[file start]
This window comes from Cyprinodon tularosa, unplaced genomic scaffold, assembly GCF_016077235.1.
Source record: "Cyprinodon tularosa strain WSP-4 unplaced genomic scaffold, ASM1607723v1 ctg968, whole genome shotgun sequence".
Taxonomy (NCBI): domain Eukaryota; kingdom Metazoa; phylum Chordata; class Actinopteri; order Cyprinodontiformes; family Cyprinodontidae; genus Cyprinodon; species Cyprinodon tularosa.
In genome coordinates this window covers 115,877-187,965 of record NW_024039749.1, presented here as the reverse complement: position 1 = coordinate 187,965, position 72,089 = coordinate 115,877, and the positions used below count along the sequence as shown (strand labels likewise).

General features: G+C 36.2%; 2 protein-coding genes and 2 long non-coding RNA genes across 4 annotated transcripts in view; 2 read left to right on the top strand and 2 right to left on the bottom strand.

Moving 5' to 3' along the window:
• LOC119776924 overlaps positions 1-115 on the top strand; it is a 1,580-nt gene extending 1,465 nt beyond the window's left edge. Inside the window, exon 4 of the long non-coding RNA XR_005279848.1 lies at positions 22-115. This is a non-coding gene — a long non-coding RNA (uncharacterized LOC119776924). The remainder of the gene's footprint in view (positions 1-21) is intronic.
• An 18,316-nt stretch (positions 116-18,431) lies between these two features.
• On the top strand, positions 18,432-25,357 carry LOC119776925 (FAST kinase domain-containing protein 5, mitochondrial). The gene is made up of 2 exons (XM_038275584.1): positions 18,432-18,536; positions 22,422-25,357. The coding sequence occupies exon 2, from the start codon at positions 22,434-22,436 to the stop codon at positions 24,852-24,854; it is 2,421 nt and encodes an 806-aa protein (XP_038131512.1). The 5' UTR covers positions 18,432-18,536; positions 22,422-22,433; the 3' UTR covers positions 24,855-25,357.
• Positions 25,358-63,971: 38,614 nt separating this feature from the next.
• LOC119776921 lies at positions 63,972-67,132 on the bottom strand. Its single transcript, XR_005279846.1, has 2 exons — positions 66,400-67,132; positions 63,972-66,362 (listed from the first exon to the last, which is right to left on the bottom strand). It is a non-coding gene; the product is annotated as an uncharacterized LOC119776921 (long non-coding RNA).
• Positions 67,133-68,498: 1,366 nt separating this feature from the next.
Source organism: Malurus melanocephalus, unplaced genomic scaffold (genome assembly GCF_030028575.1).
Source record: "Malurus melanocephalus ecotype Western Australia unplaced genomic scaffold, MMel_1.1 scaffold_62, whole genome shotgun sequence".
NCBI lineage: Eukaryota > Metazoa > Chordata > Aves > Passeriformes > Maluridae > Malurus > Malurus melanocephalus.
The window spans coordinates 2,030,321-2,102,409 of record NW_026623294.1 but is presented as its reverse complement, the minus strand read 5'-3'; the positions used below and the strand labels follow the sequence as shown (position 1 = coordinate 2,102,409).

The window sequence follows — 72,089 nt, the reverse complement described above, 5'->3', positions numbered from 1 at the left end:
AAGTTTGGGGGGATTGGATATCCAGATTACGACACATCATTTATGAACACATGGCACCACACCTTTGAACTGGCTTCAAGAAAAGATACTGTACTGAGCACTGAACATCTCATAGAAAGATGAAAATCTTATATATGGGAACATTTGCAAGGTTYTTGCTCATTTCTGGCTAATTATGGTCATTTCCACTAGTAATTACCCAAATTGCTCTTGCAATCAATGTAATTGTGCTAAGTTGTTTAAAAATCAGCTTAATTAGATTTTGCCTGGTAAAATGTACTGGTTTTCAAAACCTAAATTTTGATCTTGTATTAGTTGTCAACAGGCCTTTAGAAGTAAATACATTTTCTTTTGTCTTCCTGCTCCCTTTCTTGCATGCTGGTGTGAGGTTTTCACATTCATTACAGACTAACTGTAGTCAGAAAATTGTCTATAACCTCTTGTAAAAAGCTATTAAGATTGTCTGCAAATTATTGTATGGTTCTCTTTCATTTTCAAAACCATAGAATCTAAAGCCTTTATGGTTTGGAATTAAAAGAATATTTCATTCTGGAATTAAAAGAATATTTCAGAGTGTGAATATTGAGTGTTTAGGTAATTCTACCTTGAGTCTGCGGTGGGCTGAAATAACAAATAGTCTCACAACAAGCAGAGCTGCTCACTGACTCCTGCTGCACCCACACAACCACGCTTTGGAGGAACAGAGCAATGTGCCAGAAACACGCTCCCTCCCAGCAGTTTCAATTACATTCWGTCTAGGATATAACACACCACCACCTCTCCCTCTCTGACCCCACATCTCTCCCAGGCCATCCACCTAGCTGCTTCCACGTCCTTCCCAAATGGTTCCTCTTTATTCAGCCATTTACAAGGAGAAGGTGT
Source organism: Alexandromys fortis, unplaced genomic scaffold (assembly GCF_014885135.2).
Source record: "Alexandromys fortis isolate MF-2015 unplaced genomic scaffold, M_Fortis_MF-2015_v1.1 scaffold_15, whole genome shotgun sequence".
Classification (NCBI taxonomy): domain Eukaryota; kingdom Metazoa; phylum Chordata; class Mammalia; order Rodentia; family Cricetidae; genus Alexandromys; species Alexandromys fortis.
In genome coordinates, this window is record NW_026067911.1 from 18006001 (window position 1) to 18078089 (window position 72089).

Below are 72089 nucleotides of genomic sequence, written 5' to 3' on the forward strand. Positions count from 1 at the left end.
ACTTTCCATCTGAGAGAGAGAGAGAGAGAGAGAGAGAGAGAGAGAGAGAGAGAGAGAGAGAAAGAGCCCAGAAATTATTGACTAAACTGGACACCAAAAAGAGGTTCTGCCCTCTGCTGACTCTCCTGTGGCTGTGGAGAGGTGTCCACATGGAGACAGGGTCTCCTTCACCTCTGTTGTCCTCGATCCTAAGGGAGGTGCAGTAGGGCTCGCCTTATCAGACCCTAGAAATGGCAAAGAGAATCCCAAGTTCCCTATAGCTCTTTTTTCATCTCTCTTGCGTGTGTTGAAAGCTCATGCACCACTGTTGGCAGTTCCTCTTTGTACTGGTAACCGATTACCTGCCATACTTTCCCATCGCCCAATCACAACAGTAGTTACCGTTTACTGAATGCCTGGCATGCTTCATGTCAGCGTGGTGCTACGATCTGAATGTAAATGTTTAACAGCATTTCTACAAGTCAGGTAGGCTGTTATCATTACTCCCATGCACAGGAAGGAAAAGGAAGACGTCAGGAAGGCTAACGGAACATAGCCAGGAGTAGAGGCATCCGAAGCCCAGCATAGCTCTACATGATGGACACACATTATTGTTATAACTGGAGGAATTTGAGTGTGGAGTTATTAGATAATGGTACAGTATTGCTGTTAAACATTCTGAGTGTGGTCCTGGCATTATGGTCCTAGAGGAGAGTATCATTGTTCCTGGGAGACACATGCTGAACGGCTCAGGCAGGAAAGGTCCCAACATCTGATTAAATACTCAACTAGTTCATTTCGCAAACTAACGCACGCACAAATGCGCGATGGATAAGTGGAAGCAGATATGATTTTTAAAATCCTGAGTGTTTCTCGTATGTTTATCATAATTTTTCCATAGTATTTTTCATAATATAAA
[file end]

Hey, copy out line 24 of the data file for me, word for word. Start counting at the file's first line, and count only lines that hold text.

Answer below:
ACTTTCCATCTGAGAGAGAGAGAGAGAGAGAGAGAGAGAGAGAGAGAGAGAGAGAGAGAGAAAGAGCCCAGAAATTATTGACTAAACTGGACACCAAAAAGAGGTTCTGCCCTCTGCTGACTCTCCTGTGGCTGTGGAGAGGTGTCCACATGGAGACAGGGTCTCCTTCACCTCTGTTGTCCTCGATCCTAAGGGAGGTGCAGTAGGGCTCGCCTTATCAGACCCTAGAAATGGCAAAGAGAATCCCAAGTTCCCTATAGCTCTTTTTTCATCTCTCTTGCGTGTGTTGAAAGCTCATGCACCACTGTTGGCAGTTCCTCTTTGTACTGGTAACCGATTACCTGCCATACTTTCCCATCGCCCAATCACAACAGTAGTTACCGTTTACTGAATGCCTGGCATGCTTCATGTCAGCGTGGTGCTACGATCTGAATGTAAATGTTTAACAGCATTTCTACAAGTCAGGTAGGCTGTTATCATTACTCCCATGCACAGGAAGGAAAAGGAAGACGTCAGGAAGGCTAACGGAACATAGCCAGGAGTAGAGGCATCCGAAGCCCAGCATAGCTCTACATGATGGACACACATTATTGTTATAACTGGAGGAATTTGAGTGTGGAGTTATTAGATAATGGTACAGTATTGCTGTTAAACATTCTGAGTGTGGTCCTGGCATTATGGTCCTAGAGGAGAGTATCATTGTTCCTGGGAGACACATGCTGAACGGCTCAGGCAGGAAAGGTCCCAACATCTGATTAAATACTCAACTAGTTCATTTCGCAAACTAACGCACGCACAAATGCGCGATGGATAAGTGGAAGCAGATATGATTTTTAAAATCCTGAGTGTTTCTCGTATGTTTATCATAATTTTTCCATAGTATTTTTCATAATATAAA